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 The gray wolf, also known as the common wolf, is one of the best-known types of dogs. However, gray wolves can eventually be confused with other types of wolves, as well as some wolf-like dog breeds. Traditionally, wisdom and popular culture often claim that dogs are descended from wolves. Although some genetic research has demonstrated that dogs are genetically related to gray wolves, it is not yet possible to say with precisely whether dogs are directly derived from this species.

If you want to learn more about the gray wolf curiosity, we invite you to continue reading this dog57 fact sheet to learn more about the origin, behavior, and breeding of gray wolves.








What is the origin of the gray wolf?

Today, a species called Miacis cognatus, belonging to the oldest known group of primitive carnivores (Miacis), is known as the common ancestor of all modern carnivorous mammals, including dogs. It is estimated that these early ancestors of the Carnivores lived during the Late Cretaceous period, which spanned from 100 to 66 million years ago.

Subsequently, the members of Miacis began to differentiate morphologically, which gave rise to various groups of carnivorous mammals, among them the first dogs living on our planet (the Hasbrochionen), which first appeared about 38 million years ago. After making several evolutionary changes, the Hesperocionins gave rise to Eucion Davis, a primitive dog species that lived about 10 million years ago and was probably the first to cross the Bering Strait and reach the African continent and Eurasia, where they will appear years ago. Later the first modern canids.

However, the first recorded fossil specifically associated with the gray wolf dates back to about 800,000 years ago. Originally, the world's population of gray wolves was very plentiful and stretched across Eurasia, North America, and even the Middle East. Unfortunately, hunting and transformations in its territory associated with the productive and economic progress of man led to a significant decrease in the habitat of the gray wolf, as well as its population.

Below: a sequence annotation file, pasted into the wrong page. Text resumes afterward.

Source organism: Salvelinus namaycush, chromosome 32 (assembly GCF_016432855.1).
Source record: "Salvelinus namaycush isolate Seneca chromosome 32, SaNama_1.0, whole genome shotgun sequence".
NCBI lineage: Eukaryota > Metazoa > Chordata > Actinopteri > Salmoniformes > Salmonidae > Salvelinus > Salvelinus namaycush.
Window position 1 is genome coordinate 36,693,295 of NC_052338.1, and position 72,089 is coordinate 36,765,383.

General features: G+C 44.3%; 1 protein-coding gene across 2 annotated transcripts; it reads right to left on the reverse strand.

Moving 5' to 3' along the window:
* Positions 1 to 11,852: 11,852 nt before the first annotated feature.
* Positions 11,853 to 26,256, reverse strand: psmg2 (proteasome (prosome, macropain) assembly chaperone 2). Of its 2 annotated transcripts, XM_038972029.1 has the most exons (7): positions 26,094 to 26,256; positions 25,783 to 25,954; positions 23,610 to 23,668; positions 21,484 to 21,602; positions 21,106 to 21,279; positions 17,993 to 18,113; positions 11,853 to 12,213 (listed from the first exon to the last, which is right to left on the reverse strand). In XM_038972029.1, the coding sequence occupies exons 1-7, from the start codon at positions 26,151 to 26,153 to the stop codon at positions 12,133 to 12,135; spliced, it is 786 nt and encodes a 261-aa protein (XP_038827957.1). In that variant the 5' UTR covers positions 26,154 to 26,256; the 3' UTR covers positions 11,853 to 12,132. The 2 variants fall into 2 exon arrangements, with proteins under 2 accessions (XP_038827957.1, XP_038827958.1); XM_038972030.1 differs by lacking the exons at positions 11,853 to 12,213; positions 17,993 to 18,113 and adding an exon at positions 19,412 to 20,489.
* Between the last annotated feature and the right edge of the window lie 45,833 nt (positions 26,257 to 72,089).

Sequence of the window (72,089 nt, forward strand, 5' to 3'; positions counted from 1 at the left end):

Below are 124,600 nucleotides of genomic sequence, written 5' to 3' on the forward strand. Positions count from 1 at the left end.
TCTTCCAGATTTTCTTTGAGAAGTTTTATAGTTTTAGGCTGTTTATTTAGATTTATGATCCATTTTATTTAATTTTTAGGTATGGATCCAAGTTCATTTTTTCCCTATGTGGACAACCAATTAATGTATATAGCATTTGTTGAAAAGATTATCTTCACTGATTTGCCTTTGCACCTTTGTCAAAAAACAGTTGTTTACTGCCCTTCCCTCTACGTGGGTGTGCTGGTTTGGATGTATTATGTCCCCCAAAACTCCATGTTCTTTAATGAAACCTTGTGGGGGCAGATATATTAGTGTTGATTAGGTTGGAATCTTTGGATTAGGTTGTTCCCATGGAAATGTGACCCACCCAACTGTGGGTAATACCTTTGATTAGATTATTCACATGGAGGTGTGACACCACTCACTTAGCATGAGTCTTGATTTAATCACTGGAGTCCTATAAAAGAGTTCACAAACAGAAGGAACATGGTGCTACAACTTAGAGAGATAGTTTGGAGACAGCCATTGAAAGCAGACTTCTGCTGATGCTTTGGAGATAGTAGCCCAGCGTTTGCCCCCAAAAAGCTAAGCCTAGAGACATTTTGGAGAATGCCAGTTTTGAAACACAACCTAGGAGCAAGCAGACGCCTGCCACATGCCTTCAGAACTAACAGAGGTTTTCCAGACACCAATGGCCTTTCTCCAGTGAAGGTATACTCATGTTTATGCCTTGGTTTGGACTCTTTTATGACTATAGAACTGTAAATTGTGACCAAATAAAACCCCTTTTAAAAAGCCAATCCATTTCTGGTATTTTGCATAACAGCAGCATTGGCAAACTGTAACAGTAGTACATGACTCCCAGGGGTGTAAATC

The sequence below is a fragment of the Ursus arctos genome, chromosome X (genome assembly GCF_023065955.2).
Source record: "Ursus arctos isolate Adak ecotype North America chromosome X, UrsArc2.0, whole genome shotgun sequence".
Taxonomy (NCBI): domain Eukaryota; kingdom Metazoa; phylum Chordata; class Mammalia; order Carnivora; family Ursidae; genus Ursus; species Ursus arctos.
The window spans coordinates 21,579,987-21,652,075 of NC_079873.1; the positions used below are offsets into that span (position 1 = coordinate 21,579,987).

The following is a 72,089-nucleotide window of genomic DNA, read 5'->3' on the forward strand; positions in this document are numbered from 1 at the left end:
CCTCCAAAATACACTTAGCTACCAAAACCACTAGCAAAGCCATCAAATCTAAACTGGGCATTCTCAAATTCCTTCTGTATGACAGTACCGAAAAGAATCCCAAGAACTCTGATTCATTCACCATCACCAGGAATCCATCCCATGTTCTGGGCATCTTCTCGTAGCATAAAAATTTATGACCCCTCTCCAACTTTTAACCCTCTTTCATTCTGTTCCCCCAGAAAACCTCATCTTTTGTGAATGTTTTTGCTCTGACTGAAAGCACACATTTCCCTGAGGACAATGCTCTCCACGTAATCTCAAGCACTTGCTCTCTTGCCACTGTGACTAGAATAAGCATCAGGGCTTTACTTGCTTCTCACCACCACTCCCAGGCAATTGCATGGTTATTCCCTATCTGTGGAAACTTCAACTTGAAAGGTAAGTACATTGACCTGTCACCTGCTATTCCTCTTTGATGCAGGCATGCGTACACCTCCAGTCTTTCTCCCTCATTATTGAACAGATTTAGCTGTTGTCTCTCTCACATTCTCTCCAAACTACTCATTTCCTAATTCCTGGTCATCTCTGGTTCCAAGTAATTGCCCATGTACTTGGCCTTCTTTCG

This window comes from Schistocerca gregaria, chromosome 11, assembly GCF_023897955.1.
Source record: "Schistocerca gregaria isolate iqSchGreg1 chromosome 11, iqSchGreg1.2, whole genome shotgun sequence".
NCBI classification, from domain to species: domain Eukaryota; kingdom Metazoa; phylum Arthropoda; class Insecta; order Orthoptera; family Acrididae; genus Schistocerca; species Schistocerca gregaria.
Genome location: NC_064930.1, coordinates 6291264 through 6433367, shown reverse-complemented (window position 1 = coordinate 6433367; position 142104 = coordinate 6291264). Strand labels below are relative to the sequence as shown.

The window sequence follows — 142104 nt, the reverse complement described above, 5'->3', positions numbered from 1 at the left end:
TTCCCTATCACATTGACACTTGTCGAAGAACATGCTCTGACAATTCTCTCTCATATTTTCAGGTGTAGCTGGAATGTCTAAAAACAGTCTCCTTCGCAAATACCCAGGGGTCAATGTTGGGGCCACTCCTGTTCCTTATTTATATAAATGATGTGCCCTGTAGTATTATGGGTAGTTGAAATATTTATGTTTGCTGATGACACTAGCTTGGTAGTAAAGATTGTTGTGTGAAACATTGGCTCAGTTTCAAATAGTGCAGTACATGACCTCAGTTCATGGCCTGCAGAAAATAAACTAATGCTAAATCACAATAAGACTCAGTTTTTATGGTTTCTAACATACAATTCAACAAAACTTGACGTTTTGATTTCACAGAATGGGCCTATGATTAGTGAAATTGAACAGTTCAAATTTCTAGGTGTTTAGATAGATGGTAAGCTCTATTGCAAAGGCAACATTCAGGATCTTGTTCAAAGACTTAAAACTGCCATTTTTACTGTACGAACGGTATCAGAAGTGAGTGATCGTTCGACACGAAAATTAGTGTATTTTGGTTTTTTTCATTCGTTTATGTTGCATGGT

What are the physical features of the gray wolf?

Like most wolf species, gray wolves exhibit great morphological diversity. The size, weight, and body dimensions of each individual belonging to this species can vary greatly, depending primarily on the conditions of its habitat. In general, the colder and more extreme the climate of its territory, the larger and more powerful the wolf would be. Regardless of their precise measurements, all wolves maintain harmonious lines and balanced proportions on their bodies, allowing them to make the quick and precise movements necessary in hunting style.

In general, a gray wolf's body length is between 1.3 and 2 metres, measured from the nose to the tip of its tail, which usually accounts for up to the total length. The height at the withers ranges from 60 cm in the smallest individuals to 90 cm in the largest. Average body weight is also highly variable, ranging from 35-40 kg in females to about 70 kg in adult males.

Their anatomy is perfectly adapted to the long distances that they have always needed to travel in their homeland in search of food. A strong back, narrow chest, and legs with highly developed muscles are some of the notable physical features of gray wolves that facilitate their movement and provide them with great resistance to face long days of hunting.